New Ebola treatment may offer hope for cure: study

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Canadian researchers said on Wednesday they have developed an antibody treatment that may be able to prevent death from Ebola virus even when given three full days after infection.

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The findings, published in the U.S. journal Science Translational Medicine, suggested that it may be possible to develop a cure for Ebola even after the virus can be detected in the blood and disease symptoms have become apparent.

Although rare, Ebola virus is considered one of the most if not the most aggressive virus known to date in part because of its rapidity to kill, which can be within one week from exposure or three to four days from when the first symptoms become apparent. This leaves very little time for any treatment to act and save a sick individual.

“For this reason, such a treatment has been considered by many to be closer to the domain of science fiction than contemporary scientific research,” lead author Qiu Xiangguo at the Public Health Agency of Canada told Xinhua.

In their study, the researchers gave Ebola-infected monkeys a treatment made of three specific antibodies in combination with interferon alpha, a molecule that is produced naturally by the body to fight viruses.

The antibodies are “like three little but powerful missiles” that target three different outer regions of the virus, Qiu said. Once in contact with the virus external coat, these antibodies interfere with the virus lifecycle and reduce the ability of the virus to reproduce. At the same time, the interferon alpha boosts the defenses of the infected individual by stimulating a natural but rapid and robust anti-viral response, she said.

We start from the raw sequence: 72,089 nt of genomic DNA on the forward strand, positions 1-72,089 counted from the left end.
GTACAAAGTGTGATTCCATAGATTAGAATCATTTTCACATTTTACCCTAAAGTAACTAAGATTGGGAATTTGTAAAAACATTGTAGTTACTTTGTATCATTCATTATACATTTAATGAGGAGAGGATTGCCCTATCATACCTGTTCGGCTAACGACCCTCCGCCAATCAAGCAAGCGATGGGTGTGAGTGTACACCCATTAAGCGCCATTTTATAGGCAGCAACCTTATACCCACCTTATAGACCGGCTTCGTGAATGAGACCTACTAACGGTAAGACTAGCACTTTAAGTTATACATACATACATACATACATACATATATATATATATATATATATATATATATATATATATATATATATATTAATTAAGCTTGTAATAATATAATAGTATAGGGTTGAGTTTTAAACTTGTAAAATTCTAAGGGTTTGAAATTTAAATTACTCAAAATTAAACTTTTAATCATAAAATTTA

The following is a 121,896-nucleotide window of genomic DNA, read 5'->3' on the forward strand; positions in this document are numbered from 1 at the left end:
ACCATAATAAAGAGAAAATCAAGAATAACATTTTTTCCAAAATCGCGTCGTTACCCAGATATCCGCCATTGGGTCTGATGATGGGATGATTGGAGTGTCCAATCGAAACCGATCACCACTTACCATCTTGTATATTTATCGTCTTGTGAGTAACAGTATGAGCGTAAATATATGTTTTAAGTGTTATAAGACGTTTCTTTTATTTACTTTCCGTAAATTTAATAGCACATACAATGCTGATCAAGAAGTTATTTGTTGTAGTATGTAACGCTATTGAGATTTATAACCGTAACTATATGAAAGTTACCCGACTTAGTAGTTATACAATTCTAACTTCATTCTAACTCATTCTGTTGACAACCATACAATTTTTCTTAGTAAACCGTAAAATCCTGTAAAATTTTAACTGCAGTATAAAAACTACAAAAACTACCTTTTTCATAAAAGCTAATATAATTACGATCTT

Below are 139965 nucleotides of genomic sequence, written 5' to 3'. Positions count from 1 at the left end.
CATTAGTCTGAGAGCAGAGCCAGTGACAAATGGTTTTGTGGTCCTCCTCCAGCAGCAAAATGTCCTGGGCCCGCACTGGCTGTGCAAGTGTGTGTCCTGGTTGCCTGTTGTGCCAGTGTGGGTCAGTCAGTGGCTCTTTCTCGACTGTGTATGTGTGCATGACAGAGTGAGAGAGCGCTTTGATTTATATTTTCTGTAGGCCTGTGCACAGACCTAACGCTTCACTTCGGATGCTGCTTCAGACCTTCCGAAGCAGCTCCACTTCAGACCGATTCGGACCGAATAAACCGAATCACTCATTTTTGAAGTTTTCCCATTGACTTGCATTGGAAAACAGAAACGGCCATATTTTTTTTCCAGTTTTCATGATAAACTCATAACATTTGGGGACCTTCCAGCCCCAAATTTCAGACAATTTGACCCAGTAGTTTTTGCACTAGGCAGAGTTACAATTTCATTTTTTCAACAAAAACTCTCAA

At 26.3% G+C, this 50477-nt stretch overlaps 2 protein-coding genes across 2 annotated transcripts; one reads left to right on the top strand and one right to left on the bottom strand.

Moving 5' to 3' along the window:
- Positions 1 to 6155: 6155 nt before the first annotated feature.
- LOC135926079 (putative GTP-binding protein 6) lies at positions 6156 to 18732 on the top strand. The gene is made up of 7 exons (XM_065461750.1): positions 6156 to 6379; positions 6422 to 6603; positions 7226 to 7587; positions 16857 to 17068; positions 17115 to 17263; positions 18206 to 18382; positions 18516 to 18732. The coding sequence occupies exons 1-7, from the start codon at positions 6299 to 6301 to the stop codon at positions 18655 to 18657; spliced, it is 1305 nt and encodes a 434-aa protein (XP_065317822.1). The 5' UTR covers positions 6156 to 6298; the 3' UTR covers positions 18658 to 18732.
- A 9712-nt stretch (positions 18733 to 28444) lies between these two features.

The combination of antibody and interferon therapy was 75 percent and 100 percent protective in cynomolgus and rhesus monkeys when given three days post-infection. About half of the cynomolgus monkeys were protected at four days post-infection in cases where only interferon alpha was given earlier, one day post- infection, Qiu said.

“Although we were very optimistic we were not expecting to see 100 percent survival in Ebola-infected non-human primates when treated only three days before they succumb to the disease on average,” Qiu said.

“This study shows that what seemed impossible to many, i.e. to develop a cure capable of stopping Ebola virus on its track only a few days before death, has now been made and proven efficacious in conditions that are at least as serious if not more severe than what has been observed and described in humans,” she added.

The researchers said they have tentatively scheduled a phase I safety trial, slated for the end of 2014 or early 2015, to test the combination therapy in humans. PNA

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